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Monday, April 27, 2009


You can tell a lot about a country by the songs that become popular during times of war. If there is one reason I am here, and nowhere else in the world, it is because of a song that became popular after the Yom Kippur war in 1973. The words of the song contain the hopeful chorus, “I promise you my little daughter that this will be the last war”.

Today and tomorrow are the ‘one-two punch’ that tends to give the country emotional whiplash:

Today is Yom Hazikaron (memorial day for Israel’s fallen soldiers) and tomorrow night begins Yom Ha’atzma'ut (Independence day).

The back-to-back proximity of these two days is intentional. It forces the mourners of the former (there are almost no families that have not lost a member or close friend) to recognize that their loss helped make the latter possible. Likewise, it forces the celebrants of the latter to understand the staggering price paid by the mourners of former.

In ceremonies around the country for Remembrance Day, the country will mourn the men and women who have been killed while serving in the Israel Defense Force.  Soldiers, young and old, will stand at attention with tears streaming down their faces as they remember missing friends, playmates and neighbors. These soldiers, from the newest recruit, to the Army’s Chief of Staff, will stand in their unadorned uniforms, with only worry lines and scars, besides the modest indicators of rank, to differentiate them. You see, unlike any other military in the world, The IDF does not pass out a lot of medals, ribbons, sashes, or other decorations to its soldiers for bravery.

Every soldier that serves during a war is given a small colored bar to indicate his/her participation. Besides that, the only adornment on even the most senior officer’s uniform is the unit tag on the shoulder, the indication of rank, and the IDF insignia (an intertwined sword and olive branch) on the beret.  War is not something to be celebrated here…and it is assumed everyone, in their own way, and at their own time, will have been brave.

When a parent looks at his or her children growing up, they have boundless hopes for the future. Today is the day when parents stand and cry over dashed hopes…over a pain that can never be eased; the loss of a child. While families mourn for their members who were killed…this is not a time for private mourning. The country truly becomes one large family for at least this one day, and somehow the shared grief is easier to bear.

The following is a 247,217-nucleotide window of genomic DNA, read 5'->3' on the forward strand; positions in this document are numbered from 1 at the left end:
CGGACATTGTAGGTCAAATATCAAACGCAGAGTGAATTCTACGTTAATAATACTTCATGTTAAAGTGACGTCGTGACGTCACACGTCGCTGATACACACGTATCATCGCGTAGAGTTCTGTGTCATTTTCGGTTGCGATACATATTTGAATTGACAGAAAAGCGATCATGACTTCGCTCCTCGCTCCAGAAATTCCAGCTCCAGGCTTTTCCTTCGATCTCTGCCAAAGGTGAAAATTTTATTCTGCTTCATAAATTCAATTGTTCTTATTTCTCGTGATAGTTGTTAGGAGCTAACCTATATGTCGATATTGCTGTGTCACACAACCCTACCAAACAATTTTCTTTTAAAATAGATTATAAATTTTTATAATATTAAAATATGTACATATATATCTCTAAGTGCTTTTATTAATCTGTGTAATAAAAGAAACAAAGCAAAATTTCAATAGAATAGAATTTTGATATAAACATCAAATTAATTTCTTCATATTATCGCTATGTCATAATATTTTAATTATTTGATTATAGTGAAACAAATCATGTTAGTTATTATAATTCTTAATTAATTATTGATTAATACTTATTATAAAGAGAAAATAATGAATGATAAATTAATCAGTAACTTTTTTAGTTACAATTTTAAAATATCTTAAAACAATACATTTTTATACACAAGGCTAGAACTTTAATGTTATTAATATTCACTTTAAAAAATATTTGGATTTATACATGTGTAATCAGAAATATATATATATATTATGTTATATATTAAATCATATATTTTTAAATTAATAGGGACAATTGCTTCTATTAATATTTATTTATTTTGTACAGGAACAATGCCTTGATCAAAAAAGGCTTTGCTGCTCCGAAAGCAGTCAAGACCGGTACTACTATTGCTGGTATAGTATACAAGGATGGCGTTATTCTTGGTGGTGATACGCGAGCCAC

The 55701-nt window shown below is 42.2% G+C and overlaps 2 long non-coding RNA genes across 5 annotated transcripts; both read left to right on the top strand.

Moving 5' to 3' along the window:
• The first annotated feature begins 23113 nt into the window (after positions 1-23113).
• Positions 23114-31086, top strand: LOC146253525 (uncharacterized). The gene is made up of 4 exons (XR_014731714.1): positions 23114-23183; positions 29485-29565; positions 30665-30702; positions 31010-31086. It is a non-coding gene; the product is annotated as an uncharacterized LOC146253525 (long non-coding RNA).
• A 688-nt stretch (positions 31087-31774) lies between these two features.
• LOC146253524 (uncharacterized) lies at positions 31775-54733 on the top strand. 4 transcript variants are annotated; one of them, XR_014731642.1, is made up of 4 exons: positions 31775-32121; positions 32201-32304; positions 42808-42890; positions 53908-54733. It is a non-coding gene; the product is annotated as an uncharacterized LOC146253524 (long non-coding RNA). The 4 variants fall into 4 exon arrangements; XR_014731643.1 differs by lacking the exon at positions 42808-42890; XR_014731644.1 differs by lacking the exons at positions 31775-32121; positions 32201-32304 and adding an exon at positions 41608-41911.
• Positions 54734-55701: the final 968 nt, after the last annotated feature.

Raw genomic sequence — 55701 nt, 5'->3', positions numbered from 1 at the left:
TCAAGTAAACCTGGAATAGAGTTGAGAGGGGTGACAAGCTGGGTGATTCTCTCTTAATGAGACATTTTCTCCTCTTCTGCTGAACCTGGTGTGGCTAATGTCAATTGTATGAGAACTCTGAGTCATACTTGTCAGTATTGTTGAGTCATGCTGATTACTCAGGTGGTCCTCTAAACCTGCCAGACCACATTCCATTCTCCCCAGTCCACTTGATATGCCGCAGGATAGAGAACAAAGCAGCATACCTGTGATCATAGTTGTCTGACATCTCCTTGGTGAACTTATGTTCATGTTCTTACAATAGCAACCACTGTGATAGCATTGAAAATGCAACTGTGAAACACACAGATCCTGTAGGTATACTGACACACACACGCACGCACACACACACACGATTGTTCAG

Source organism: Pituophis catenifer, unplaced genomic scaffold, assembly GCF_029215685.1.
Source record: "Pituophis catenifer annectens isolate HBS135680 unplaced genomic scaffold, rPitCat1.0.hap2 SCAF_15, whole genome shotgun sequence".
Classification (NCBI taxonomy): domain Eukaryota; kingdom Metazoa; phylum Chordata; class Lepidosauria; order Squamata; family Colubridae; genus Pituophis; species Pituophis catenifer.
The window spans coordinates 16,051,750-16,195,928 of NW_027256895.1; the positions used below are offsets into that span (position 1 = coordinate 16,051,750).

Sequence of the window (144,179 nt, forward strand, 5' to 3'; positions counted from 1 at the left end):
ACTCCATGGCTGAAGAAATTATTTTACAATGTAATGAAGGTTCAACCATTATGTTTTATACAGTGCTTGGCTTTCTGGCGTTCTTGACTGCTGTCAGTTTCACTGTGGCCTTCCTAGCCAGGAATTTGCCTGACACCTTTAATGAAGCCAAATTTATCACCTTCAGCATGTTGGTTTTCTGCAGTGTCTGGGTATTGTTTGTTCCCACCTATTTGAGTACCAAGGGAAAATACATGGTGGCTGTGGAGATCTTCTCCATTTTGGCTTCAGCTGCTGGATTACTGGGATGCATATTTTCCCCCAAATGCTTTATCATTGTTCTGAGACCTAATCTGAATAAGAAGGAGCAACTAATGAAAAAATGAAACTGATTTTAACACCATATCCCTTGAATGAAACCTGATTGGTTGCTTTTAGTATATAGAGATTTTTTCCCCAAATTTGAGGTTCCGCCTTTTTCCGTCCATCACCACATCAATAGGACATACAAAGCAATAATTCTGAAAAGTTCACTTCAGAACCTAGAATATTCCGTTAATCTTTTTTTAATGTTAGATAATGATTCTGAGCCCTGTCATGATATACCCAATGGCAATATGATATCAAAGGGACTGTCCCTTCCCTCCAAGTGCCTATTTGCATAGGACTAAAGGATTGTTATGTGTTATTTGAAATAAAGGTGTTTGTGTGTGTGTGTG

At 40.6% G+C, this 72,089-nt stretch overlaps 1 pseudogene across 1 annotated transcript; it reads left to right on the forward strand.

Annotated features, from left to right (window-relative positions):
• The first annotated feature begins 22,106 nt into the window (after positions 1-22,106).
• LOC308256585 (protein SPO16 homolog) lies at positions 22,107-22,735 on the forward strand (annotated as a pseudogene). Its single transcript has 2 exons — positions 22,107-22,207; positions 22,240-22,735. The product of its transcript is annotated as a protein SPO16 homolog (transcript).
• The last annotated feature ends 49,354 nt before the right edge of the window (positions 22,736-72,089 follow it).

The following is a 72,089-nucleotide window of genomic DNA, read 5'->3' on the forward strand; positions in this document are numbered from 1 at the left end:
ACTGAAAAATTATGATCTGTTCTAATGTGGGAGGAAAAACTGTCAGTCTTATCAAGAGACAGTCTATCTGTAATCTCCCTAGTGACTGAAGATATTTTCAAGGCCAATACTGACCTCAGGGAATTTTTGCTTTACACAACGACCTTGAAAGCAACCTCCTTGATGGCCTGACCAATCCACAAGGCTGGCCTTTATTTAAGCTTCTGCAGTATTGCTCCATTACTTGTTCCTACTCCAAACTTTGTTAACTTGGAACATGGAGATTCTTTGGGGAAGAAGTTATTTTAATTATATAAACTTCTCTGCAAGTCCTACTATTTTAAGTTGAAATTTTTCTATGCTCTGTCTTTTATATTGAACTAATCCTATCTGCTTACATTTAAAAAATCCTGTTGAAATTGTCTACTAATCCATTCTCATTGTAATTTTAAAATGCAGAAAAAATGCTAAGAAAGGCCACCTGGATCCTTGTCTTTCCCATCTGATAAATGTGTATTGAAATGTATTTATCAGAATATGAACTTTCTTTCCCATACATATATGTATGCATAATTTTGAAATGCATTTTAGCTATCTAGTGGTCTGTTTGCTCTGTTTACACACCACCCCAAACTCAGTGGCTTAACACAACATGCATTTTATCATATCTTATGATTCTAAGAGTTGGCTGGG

During the ceremonies at the Western Wall, President Moshe Katsav pointed out that, while we may mark tomorrow as Independence Day…today is necessary to remind us that the war of independence is not yet over. Most of the countries that attacked Israel on the day it declared its statehood in 1948 still consider themselves to be at war over the issue. With each passing year we hope that we will be able to finally live in peace.

Israel’s national anthem, like its soldier’s uniforms, is unadorned and free of martial trappings. No mention of battles or rockets. No bombs or flags. The national anthem is called ‘HaTikva’- literally, ‘The Hope’. The melody is borrowed from a simple eastern European folk song. The words speak about 2000 years of longing to live as a free nation in our homeland.

As an Israeli, and as a father, I can’t promise…but I hope we have truly seen our last war.

[I first published this entry April 26th 2004.

Posted by David Bogner on April 27, 2009 | Permalink


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I agrue that Hatikva is not from an Eastern European folk song. I think this is just another case of low Jewish self esteem. There were many travelling Jewish musicians in the 1800s in Europe and many so called Gypsey or Ukranian songs could very well be actually Jewish in origin. Or, maybe vice versa. I just don't like it when peopek try and say that my anthem is stolen. Nevertheless, I very much enjoy your blog and read it regularly and agree with your positions, so sorry for nit-picking on this one issue.

Posted by: ben | Apr 28, 2009 2:50:39 PM

Ben... No offense taken... but I must point out that no musical historian has been able to find even a hint of a Jewish origin for the main theme of Hatikva that predates the Maldau. If you know of one you will be a hero.

Posted by: David Bogner | Apr 28, 2009 4:28:40 PM

Why won't legislators adopt the Hatikva? will the Arab MK(s) call it racist?

Posted by: Rami | Apr 28, 2009 5:15:35 PM

The only way to see the end of war is to give up everything that you believe. As long as you are not willing to fight for anything, there will be no conflict.

Posted by: David Bailey | Apr 28, 2009 6:38:05 PM

... it is a lovely thought though.

Posted by: David Bailey | May 1, 2009 12:29:54 AM

As I have been busy with the new sabra granddaughter, I haven't had the opportunity to read my favorite blogs. How fitting that the first one I read after the baby naming mentions my granddaughter's name, and the song that inspired her father to choose the name for her. Our soldier son, like many before him, sings to his baby, Daniella Tikva, those words of prayer and hope. He is young enough to still believe it is a promise. May Hashem make it so.

Posted by: rutimizrachi | May 3, 2009 8:46:38 PM

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